Cystoviruses are a class of enveloped double-stranded RNA viruses that use a multi- protein polymerase complex (PX) to replicate and transcribe the viral genome. The cystoviral PX, that is amenable to in vitro and in vivo manipulation, comprises a unique model system for similar polymerase machinery. Containing three segmented double stranded RNA genome, the cystoviral PX is a simplified model for the polymerase machinery in more complex RNA viruses like reoviruses sharing structural and functional similarities at the level of the constituent proteins. Though the structures of the RNA dependent RNA polymerase (RdRp) and ATPase components of the cystoviral PX are known and their functional behaviors understood to a large extent, no atomic- resolution structural information is available for the major capsid protein P1 that defines the overall structure and symmetry of the viral capsid, and the essential protein P7. Towards obtaining a complete structural and functional understanding of the cystoviral PX, we have obtained the structure of P7 from the cystovirus 12 at a resolution of 1.8 Å. The N-terminal core region (1-129) of P7 forms a novel homodimeric αβ-fold with structural similarities with BRCT domains implicated in multiple protein-protein interactions in DNA repair proteins. Our results combined with the known role of P7 in stabilizing the nucleation complex during capsid assembly hints towards its participation in key protein-protein interactions within the cystoviral PX. Additionally, we have found through solution NMR studies that the C-terminal tail of P7 (130-169) that is essential for virus viability, though highly disordered, contains a nascent helix. We demonstrate through NMR-based titrations, that P7 is capable of interacting with RNA. We find that both the N-terminal core and the dynamic C-terminus tail of P7 play a role in RNA recognition leading to a significant reduction of the degree of disorder in the C-terminal tail. Given the additional role of P7 in maintaining transcriptional fidelity, our data suggest a central biological role for P7/RNA interactions.

  • DE NOVO DESIGN AND ENGINEERING OF FUNCTIONAL METAL AND PORPHYRIN-BINDING PROTEIN DOMAINS

    Author:
    Bernard Everson
    Year of Dissertation:
    2015
    Program:
    Physics
    Advisor:
    Ronald Koder
    Abstract:

    In this work, I describe an approach to the rational, iterative design and characterization of two functional cofactor-binding protein domains. First, a hybrid computational/experimental method was developed with the aim of algorithmically generating a suite of porphyrin-binding protein sequences with minimal mutual sequence information. This method was explored by generating libraries of sequences, which were then expressed and evaluated for function. One successful sequence is shown to bind a variety of porphyrin-like cofactors, and exhibits light- activated electron transfer in mixed hemin:chlorin e6 and hemin:Zn(II)-protoporphyrin IX complexes. These results imply that many sophisticated functions such as cofactor binding and electron transfer require only a very small number of residue positions in a protein sequence to be fixed. Net charge and hydrophobic content are important in determining protein solubility and stability. Accordingly, rational modifications were made to the aforementioned design procedure in order to improve its overall success rate. The effects of these modifications are explored using two `next-generation' sequence libraries, which were separately expressed and evaluated. Particular modifications to these design parameters are demonstrated to effectively double the purification success rate of the procedure. Finally, I describe the redesign of the artificial di-iron protein DF2 into CDM13, a single chain di-Manganese four-helix bundle. CDM13 acts as a functional model of natural manganese catalase, exhibiting a kcat of 0.08s-1 under steady-state conditions. The bound manganese cofactors have a reduction potential of +805 mV vs NHE, which is too high for efficient dismutation of hydrogen peroxide. These results indicate that as a high-potential manganese complex, CDM13 may represent a promising first step toward a polypeptide model of the Oxygen Evolving Complex of the photosynthetic enzyme Photosystem II.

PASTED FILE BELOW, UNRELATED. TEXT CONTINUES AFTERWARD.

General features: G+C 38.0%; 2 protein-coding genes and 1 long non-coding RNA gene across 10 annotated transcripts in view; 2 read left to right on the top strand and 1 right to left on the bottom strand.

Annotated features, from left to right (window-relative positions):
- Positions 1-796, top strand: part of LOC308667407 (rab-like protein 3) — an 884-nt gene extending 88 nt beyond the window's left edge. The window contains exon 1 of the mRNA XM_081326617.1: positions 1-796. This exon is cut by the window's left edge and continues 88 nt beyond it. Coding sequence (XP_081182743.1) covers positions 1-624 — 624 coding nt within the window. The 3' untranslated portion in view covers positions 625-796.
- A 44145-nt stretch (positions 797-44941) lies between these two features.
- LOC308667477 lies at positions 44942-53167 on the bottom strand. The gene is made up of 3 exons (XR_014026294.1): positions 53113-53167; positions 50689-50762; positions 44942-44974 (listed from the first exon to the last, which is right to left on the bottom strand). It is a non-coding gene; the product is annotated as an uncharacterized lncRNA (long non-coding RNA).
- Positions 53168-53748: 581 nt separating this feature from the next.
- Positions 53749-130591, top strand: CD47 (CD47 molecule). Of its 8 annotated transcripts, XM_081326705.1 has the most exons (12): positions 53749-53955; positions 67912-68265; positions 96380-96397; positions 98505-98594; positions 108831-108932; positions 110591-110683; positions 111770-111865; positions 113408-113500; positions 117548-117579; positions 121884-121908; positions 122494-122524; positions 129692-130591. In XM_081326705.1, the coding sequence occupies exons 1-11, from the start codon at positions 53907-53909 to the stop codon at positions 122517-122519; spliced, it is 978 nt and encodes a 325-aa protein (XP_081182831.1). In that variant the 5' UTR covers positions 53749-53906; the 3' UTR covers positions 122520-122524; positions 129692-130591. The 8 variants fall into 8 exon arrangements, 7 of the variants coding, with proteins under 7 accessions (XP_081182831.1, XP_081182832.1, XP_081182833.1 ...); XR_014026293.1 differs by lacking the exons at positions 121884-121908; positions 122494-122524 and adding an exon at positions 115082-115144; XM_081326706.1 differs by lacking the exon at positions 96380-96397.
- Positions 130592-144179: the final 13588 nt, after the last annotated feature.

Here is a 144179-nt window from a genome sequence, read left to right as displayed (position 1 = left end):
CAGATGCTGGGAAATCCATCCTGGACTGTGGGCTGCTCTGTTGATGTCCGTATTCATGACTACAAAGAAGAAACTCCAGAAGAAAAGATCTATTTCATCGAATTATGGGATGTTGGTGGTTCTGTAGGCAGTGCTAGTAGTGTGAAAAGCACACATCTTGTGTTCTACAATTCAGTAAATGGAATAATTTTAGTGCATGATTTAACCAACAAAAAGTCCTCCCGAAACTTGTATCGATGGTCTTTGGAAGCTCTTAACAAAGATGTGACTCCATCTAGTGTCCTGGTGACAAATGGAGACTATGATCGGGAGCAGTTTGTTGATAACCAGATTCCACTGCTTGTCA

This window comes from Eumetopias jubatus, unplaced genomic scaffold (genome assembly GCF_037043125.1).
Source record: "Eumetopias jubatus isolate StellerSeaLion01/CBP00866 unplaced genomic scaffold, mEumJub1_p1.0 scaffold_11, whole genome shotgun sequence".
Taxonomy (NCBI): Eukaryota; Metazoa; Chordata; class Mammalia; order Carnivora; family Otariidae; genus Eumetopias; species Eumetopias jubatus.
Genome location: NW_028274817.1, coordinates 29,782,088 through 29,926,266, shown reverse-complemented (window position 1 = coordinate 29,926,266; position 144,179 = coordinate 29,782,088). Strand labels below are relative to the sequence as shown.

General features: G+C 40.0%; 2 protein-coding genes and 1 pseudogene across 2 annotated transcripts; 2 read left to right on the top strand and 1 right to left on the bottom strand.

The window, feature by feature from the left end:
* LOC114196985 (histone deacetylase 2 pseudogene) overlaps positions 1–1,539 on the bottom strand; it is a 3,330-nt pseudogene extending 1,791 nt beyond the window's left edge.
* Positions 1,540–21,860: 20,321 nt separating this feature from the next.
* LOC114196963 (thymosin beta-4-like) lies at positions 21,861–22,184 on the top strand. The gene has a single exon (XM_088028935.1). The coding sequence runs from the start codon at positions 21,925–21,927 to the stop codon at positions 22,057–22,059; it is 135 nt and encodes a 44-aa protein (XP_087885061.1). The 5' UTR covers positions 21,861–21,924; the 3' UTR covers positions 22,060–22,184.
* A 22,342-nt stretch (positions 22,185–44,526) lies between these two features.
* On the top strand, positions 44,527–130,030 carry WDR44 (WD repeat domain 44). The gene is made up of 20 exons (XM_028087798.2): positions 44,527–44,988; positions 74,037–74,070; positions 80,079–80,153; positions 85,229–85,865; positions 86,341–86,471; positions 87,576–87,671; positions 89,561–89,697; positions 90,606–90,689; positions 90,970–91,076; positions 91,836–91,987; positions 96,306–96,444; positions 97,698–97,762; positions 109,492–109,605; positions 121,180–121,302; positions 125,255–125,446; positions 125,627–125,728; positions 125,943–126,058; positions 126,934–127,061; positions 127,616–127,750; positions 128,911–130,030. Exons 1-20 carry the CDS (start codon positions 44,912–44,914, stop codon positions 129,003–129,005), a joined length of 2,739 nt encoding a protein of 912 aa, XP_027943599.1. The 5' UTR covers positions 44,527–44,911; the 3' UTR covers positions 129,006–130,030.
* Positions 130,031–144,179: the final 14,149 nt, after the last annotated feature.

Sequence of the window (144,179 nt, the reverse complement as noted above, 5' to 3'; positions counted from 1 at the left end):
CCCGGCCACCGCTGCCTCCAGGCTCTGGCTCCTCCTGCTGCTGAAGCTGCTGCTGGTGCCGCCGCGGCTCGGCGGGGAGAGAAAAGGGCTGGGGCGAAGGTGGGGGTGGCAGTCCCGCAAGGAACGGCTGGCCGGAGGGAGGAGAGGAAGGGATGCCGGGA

• Variable Pressure and Temperature NMR Studies of Fuel Cell Polymer Electrolyte Membranes

    Author:
    Jaime Farrington
    Year of Dissertation:
    2010
    Program:
    Physics
    Advisor:
    Steve Greenbaum
    Abstract: